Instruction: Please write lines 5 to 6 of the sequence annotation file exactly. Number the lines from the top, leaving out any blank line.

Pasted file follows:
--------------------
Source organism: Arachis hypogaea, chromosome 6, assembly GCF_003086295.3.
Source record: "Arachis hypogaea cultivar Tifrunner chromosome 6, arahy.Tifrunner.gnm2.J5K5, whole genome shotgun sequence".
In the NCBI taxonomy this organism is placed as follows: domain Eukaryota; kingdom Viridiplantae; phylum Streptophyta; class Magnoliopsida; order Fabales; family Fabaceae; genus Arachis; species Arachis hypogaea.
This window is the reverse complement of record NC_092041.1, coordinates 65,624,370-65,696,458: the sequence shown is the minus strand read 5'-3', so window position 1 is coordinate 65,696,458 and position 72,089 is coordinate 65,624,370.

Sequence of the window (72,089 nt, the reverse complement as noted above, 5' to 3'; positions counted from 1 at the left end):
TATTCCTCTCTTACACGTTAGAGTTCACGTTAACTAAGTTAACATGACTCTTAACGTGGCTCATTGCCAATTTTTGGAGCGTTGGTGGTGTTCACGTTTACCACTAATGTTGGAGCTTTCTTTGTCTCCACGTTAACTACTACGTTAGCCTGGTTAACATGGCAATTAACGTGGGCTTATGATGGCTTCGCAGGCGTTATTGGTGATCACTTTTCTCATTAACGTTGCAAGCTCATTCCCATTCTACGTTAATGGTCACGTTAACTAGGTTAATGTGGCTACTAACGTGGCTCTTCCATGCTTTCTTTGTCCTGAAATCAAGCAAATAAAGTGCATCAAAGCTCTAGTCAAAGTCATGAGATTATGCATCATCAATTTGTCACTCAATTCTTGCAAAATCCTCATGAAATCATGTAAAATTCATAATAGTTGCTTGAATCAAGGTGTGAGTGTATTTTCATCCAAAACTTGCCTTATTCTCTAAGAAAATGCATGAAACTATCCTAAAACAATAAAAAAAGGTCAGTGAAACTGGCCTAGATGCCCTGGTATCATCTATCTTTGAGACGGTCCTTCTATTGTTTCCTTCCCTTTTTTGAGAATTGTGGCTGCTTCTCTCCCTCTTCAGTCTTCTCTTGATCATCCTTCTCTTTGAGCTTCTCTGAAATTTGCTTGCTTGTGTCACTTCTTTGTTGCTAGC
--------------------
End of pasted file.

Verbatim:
Sequence of the window (72,089 nt, the reverse complement as noted above, 5' to 3'; positions counted from 1 at the left end):
TATTCCTCTCTTACACGTTAGAGTTCACGTTAACTAAGTTAACATGACTCTTAACGTGGCTCATTGCCAATTTTTGGAGCGTTGGTGGTGTTCACGTTTACCACTAATGTTGGAGCTTTCTTTGTCTCCACGTTAACTACTACGTTAGCCTGGTTAACATGGCAATTAACGTGGGCTTATGATGGCTTCGCAGGCGTTATTGGTGATCACTTTTCTCATTAACGTTGCAAGCTCATTCCCATTCTACGTTAATGGTCACGTTAACTAGGTTAATGTGGCTACTAACGTGGCTCTTCCATGCTTTCTTTGTCCTGAAATCAAGCAAATAAAGTGCATCAAAGCTCTAGTCAAAGTCATGAGATTATGCATCATCAATTTGTCACTCAATTCTTGCAAAATCCTCATGAAATCATGTAAAATTCATAATAGTTGCTTGAATCAAGGTGTGAGTGTATTTTCATCCAAAACTTGCCTTATTCTCTAAGAAAATGCATGAAACTATCCTAAAACAATAAAAAAAGGTCAGTGAAACTGGCCTAGATGCCCTGGTATCATCTATCTTTGAGACGGTCCTTCTATTGTTTCCTTCCCTTTTTTGAGAATTGTGGCTGCTTCTCTCCCTCTTCAGTCTTCTCTTGATCATCCTTCTCTTTGAGCTTCTCTGAAATTTGCTTGCTTGTGTCACTTCTTTGTTGCTAGC